I was interested in your comments that in Texas the deed has language tying it to a deed of trust. You also mention that the deed references the amount of the note. I would be interested in the reason Texas does this if you happen to know. It would seem that it would be unnecessary, inasmuch as the deed and the deed of trust are both separate documents and both recorded against the property. Anyone doing a title search would easily be able to pull both documents. It’s hard to understand why this would be a requirement. Here the act of recording a deed is a separate event, unrelated to the recording of a deed of trust. One evidences ownership, the other is a security interest for a note.

In any case, my suggestion was to execute a quit claim deed to the buyer. This still may not make any difference in Texas. But my reason for this was really because of the possible risk that you may not receive good title from the original seller. The chance here is slim if the other ideas are followed.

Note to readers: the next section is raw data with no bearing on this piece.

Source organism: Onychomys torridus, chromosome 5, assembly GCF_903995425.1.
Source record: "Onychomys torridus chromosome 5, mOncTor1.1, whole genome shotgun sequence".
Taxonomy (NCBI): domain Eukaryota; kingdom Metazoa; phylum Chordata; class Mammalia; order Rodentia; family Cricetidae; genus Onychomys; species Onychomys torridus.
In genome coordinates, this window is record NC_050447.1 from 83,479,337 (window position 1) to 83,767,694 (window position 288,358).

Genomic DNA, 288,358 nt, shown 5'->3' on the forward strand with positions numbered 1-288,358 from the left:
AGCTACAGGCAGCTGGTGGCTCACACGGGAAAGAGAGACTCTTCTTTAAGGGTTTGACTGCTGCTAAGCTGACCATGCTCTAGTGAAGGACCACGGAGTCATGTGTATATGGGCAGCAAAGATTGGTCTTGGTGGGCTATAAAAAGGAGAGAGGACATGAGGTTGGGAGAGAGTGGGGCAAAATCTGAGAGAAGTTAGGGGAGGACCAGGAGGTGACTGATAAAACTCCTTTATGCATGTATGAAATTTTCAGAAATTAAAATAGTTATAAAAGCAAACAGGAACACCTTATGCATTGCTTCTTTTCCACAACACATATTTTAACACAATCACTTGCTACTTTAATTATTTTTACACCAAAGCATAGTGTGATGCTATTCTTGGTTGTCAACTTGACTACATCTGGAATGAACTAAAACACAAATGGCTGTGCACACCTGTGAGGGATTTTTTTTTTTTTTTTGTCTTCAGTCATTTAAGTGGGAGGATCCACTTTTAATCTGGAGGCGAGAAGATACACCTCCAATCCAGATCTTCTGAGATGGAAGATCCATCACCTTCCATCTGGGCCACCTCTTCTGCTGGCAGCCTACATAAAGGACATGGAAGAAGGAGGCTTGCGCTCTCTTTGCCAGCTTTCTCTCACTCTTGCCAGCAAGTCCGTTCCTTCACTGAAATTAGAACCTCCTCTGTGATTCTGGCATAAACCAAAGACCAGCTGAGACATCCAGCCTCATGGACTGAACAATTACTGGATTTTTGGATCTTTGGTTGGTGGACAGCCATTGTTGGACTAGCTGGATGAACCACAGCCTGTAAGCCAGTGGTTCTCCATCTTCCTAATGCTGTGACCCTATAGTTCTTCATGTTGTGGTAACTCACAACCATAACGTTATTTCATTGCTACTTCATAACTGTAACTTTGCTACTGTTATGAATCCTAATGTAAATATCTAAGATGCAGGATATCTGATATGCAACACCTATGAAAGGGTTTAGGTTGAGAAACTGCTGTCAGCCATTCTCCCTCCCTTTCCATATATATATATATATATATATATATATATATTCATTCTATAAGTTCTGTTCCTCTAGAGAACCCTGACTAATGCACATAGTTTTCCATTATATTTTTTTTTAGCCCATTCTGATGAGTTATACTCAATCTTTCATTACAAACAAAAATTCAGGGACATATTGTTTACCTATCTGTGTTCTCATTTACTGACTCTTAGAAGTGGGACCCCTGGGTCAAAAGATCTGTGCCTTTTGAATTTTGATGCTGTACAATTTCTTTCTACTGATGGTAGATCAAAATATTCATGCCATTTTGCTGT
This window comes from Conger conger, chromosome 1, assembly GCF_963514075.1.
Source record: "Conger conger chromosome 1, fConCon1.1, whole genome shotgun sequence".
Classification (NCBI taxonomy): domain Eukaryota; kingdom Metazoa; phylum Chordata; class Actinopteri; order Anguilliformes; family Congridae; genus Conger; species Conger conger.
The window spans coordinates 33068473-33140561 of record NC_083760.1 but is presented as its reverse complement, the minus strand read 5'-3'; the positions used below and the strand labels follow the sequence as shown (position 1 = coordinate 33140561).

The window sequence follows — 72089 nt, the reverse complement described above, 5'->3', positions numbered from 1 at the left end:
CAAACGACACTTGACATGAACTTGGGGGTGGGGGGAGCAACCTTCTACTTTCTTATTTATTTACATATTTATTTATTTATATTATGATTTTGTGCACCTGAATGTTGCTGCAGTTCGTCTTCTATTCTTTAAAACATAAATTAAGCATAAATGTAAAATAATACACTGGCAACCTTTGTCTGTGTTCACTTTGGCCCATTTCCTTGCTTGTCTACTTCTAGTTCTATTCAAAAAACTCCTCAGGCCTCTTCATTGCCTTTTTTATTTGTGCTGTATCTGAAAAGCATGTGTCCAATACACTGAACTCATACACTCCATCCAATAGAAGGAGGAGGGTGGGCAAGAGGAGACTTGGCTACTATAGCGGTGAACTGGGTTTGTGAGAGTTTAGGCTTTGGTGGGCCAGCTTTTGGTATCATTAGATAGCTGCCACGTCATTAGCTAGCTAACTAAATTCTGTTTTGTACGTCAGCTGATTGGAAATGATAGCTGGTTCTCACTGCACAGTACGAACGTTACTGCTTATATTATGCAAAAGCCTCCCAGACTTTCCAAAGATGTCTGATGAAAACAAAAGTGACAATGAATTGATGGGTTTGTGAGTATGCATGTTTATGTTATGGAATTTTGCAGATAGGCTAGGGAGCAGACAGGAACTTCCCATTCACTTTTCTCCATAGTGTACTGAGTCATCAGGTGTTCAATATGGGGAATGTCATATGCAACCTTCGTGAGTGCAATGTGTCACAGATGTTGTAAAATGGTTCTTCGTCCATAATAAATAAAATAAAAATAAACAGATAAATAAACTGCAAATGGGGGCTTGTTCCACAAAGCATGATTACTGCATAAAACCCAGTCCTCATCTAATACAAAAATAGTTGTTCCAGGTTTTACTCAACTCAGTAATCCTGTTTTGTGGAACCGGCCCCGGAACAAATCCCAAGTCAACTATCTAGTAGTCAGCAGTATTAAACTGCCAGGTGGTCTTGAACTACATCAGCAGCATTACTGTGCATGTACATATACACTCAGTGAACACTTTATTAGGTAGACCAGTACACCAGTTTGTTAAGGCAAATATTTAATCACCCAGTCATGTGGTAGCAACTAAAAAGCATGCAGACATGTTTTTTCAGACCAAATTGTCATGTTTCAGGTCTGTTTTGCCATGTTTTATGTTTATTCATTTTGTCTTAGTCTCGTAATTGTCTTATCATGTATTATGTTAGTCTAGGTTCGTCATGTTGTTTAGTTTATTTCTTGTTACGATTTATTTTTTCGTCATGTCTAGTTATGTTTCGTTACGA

Finally, I would point out that if the buyer has a recorded option, he has a means of protecting himself albeit an expensive one, via lawsuit.

JPiper


#15

Re: Tenant wants option - Posted by Alex Gurevich, TX

Posted by Alex Gurevich, TX on November 05, 1998 at 09:36:17:

I’m not a lawyer, but here’s my understanding. This particular language in a warranty deed and a reference to the deeds of trust created at the time of sale is to establish priority of the lien. Besides the conveyance, the deed basicly says “AT THE TIME OF TRANSFER, there are following liens created:…”. We all know that in the courthouse first in record, first in right. Theoretically, if for some reason there is a time delay between recording a deed and a deed of trust securing the financing, somebody can sneak in some other instrument granting an interest in the same property. That may create grounds for a claim and a dispute. With this language in place it’s a one way street for the lenders, they’re first in right even if they are second of record.